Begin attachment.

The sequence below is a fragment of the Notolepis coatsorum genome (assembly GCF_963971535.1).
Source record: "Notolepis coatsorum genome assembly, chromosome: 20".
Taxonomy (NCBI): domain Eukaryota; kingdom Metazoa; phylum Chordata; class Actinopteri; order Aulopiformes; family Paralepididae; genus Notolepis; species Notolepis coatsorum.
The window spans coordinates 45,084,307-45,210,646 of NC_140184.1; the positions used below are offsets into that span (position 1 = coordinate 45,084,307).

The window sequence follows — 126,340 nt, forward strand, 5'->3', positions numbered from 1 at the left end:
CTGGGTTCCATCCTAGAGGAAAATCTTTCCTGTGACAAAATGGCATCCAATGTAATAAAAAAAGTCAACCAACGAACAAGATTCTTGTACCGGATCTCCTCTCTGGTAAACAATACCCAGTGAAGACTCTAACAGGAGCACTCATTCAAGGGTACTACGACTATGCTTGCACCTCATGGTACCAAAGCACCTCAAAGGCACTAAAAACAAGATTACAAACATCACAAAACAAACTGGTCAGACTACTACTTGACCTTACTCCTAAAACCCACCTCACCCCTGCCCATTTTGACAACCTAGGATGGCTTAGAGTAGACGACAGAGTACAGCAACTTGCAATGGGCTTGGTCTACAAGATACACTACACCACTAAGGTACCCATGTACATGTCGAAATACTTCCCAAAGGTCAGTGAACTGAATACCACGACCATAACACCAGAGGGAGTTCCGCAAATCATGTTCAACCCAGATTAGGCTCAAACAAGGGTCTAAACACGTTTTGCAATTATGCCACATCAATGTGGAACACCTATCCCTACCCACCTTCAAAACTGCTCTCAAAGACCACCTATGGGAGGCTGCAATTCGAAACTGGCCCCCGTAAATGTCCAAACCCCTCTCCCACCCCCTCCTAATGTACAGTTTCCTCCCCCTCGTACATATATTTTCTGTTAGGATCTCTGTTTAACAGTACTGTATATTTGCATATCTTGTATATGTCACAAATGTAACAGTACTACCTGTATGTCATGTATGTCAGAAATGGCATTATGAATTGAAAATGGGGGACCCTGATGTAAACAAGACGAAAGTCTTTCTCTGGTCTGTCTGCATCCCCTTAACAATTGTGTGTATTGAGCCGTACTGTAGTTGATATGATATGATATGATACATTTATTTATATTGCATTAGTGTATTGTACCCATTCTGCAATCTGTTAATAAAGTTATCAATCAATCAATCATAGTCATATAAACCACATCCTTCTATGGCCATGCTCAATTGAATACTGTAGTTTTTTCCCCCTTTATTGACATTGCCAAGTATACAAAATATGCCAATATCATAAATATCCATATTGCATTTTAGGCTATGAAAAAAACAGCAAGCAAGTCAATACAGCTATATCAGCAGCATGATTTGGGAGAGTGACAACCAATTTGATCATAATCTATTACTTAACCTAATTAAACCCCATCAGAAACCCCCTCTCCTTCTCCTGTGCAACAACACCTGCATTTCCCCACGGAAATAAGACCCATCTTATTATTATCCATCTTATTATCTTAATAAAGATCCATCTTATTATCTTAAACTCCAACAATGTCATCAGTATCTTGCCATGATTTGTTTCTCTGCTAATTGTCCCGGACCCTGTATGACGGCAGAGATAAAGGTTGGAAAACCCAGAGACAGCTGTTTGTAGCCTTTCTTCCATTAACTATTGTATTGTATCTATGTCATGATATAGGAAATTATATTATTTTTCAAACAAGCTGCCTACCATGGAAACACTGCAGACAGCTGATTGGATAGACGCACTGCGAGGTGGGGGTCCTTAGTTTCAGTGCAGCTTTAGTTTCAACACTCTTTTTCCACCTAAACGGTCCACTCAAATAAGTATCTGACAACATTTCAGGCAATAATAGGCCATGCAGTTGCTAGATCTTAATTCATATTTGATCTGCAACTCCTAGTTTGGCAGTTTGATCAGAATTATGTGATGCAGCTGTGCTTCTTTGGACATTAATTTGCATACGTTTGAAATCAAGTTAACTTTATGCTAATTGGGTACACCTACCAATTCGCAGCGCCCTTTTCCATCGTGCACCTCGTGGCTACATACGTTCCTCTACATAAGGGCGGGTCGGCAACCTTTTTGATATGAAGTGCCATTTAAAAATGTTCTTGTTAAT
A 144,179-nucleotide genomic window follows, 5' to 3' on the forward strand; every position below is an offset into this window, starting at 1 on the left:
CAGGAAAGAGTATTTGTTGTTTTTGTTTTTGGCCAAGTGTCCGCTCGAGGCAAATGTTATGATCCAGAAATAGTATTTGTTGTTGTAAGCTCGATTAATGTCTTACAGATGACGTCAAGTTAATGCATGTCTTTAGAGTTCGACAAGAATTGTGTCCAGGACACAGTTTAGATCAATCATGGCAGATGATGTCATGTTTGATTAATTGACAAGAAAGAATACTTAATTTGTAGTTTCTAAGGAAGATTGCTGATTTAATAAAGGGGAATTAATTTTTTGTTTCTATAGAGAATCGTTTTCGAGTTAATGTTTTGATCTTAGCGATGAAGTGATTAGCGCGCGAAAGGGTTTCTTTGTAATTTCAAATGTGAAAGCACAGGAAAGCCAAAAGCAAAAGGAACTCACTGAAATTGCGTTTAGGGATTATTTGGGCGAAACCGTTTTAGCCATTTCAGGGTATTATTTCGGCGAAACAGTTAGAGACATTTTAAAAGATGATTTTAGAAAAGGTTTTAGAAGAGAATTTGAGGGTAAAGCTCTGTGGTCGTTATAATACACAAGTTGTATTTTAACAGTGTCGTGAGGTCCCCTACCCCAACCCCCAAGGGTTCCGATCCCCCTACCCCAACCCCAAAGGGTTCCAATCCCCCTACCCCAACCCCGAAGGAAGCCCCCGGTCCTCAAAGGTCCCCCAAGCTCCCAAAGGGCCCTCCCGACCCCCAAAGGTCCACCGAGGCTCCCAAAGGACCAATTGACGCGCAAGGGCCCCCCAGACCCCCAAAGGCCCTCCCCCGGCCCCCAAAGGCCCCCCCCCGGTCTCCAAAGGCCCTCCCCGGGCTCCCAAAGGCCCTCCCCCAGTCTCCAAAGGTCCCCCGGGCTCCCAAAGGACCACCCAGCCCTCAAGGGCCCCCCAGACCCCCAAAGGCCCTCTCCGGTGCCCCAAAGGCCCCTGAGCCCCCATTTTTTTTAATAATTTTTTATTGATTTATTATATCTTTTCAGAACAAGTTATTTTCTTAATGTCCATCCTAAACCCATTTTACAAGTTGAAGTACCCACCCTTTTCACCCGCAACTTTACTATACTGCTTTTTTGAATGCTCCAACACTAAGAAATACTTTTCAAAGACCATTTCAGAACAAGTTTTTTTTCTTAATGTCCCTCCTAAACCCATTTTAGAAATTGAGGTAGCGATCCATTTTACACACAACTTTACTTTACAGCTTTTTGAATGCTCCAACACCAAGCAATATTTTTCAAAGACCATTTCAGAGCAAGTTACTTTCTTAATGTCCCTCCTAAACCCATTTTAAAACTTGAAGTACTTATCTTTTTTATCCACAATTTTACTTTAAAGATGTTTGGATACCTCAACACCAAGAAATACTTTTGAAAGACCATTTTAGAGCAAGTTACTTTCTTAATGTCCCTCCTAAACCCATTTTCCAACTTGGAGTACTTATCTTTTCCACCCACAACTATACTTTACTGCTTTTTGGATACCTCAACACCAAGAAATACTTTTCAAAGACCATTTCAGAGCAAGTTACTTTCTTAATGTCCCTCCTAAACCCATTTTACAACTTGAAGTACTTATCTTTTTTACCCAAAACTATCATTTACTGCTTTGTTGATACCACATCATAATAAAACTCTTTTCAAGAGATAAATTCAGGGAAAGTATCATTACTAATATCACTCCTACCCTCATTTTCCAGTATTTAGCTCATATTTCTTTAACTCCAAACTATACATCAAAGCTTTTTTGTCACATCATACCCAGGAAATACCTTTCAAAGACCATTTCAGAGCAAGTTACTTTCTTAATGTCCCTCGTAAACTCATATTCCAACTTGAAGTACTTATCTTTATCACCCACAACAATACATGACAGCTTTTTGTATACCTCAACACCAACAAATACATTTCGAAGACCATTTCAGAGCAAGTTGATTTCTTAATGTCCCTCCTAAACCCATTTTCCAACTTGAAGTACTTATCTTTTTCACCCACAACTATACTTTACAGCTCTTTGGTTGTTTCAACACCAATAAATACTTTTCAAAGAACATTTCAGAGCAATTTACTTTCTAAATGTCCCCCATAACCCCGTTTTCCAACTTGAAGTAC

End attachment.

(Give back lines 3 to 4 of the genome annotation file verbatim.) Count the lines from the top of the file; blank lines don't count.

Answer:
Taxonomy (NCBI): domain Eukaryota; kingdom Metazoa; phylum Chordata; class Actinopteri; order Aulopiformes; family Paralepididae; genus Notolepis; species Notolepis coatsorum.
The window spans coordinates 45,084,307-45,210,646 of NC_140184.1; the positions used below are offsets into that span (position 1 = coordinate 45,084,307).